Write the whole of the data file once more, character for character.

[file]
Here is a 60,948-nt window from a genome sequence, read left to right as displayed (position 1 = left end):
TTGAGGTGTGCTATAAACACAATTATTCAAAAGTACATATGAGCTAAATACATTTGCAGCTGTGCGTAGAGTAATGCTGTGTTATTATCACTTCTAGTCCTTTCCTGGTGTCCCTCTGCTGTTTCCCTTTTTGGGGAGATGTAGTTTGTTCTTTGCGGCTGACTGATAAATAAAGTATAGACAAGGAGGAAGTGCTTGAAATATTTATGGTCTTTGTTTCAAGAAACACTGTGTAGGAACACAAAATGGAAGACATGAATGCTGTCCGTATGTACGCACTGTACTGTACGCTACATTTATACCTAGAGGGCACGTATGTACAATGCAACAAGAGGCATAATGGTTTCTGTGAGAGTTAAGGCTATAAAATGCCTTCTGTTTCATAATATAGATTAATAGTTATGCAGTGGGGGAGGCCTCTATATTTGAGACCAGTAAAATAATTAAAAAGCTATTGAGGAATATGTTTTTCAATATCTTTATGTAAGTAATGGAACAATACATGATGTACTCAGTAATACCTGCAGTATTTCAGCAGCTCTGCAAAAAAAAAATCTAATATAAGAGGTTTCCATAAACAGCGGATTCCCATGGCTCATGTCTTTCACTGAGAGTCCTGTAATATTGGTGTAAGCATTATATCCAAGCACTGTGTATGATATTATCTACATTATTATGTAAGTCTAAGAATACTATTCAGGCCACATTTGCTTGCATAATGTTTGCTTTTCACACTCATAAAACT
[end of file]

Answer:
Here is a 60,948-nt window from a genome sequence, read left to right as displayed (position 1 = left end):
TTGAGGTGTGCTATAAACACAATTATTCAAAAGTACATATGAGCTAAATACATTTGCAGCTGTGCGTAGAGTAATGCTGTGTTATTATCACTTCTAGTCCTTTCCTGGTGTCCCTCTGCTGTTTCCCTTTTTGGGGAGATGTAGTTTGTTCTTTGCGGCTGACTGATAAATAAAGTATAGACAAGGAGGAAGTGCTTGAAATATTTATGGTCTTTGTTTCAAGAAACACTGTGTAGGAACACAAAATGGAAGACATGAATGCTGTCCGTATGTACGCACTGTACTGTACGCTACATTTATACCTAGAGGGCACGTATGTACAATGCAACAAGAGGCATAATGGTTTCTGTGAGAGTTAAGGCTATAAAATGCCTTCTGTTTCATAATATAGATTAATAGTTATGCAGTGGGGGAGGCCTCTATATTTGAGACCAGTAAAATAATTAAAAAGCTATTGAGGAATATGTTTTTCAATATCTTTATGTAAGTAATGGAACAATACATGATGTACTCAGTAATACCTGCAGTATTTCAGCAGCTCTGCAAAAAAAAAATCTAATATAAGAGGTTTCCATAAACAGCGGATTCCCATGGCTCATGTCTTTCACTGAGAGTCCTGTAATATTGGTGTAAGCATTATATCCAAGCACTGTGTATGATATTATCTACATTATTATGTAAGTCTAAGAATACTATTCAGGCCACATTTGCTTGCATAATGTTTGCTTTTCACACTCATAAAACT